The new lawsuit includes adjustments to the language which led to a judge dismissing the complaint in the first round of legal proceedings. The company is being accused of "reverse red-lining," in which black neighborhoods were targeted for predatory loans. Standard red-lining is the historical practice of outlining certain neighborhoods that would be denied access to particular services, such as banking, grocery stores, or health care. The reverse red-lining concept ties to a bank's desire to pinpoint black neighborhoods to be specifically offered products that are unique to the individuals in that community. So, in other words, some bankers may have felt they were doing us a favor by offering loan products with higher interest rates. The foreclosure crisis of the last two years has made it quite evident that this is not the case.
Give your realtor honest and frank feedback on the houses you see.
One of the more disturbing aspects of the Wells Fargo predatory lending scheme was their use of black community leaders to gain the trust of black people. Like dictators in third world countries, pastors and public figures in the black community worked hard to persuade African Americans to believe in the bank and its lending products. The most notorious relationship was the lucrative deal signed between Wells Fargo and Tavis Smiley.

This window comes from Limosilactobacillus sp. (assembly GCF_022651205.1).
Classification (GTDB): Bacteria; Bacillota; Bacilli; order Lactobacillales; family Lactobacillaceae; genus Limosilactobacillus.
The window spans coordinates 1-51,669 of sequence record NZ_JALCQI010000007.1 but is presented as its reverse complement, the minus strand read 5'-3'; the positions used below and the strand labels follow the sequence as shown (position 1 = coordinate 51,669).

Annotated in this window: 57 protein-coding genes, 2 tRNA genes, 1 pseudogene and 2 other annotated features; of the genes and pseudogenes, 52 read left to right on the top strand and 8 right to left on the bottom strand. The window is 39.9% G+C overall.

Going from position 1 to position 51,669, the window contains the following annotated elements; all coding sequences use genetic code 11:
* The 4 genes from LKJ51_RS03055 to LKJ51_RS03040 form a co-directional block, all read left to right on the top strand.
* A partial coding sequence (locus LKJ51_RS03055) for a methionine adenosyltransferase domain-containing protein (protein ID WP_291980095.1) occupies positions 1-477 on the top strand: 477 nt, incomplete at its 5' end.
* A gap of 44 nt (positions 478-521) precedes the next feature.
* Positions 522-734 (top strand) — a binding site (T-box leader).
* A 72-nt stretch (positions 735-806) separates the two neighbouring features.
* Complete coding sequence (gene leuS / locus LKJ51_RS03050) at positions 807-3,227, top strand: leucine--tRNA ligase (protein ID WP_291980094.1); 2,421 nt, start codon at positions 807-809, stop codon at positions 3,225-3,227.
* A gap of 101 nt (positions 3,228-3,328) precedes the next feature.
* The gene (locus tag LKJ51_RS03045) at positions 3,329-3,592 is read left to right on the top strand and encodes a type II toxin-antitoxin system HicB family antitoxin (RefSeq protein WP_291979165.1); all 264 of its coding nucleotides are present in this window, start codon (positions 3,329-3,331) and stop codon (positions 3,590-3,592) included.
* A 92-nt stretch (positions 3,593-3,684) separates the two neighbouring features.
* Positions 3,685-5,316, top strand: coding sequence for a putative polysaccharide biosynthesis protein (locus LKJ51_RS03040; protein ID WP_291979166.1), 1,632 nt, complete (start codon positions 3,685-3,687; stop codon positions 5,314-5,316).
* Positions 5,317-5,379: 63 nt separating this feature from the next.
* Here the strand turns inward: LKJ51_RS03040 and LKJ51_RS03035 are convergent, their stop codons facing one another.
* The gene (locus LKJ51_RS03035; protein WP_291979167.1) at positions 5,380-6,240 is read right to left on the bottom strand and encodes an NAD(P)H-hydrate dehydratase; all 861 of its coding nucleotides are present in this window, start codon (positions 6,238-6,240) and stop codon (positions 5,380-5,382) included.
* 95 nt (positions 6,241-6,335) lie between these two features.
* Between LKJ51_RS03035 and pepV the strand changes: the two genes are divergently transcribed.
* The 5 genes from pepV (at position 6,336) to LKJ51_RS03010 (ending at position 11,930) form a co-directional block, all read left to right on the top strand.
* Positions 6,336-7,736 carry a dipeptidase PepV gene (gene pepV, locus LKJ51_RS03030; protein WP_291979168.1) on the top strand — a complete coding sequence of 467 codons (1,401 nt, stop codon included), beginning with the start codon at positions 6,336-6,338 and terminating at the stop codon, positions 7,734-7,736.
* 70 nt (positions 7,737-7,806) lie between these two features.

Smiley deserves credit for ending his affiliation with Wells Fargo. But he must be held accountable for not properly vetting the toxic financial products being offered to the people he claims to represent. As I discuss in my book, 'Black American Money,' there is a danger when we only see the bottom line of corporate affiliations without fully understanding the fine print. The fixation that some of us have on paying the bills can cause us to sell our freedom in the process. Corporate America can be a greater enemy to black social progress than the Ku Klux Klan. Therefore, all such relationships must be pursued very carefully.
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The Baltimore suit against Wells Fargo is further complicated by the fact that the company is one of the title sponsors for the NAACP's latest annual convention. I was uncomfortably curious about this relationship, especially because the company became a sponsor shortly after the NAACP dropped its lawsuit against Wells Fargo for racial discrimination. I spoke on this matter with NAACP President Ben Jealous, who seemed to feel that the organization could do more good by working with Wells Fargo than by working against them. I let Ben know that I don't agree with this perspective, but friends are allowed to disagree.
Dr. Boyce Watkins is the founder of the Your Black World Coalition and a Scholarship in Action Resident of the Institute for Black Public Policy. To have Dr. Boyce commentary delivered to your email, please click here.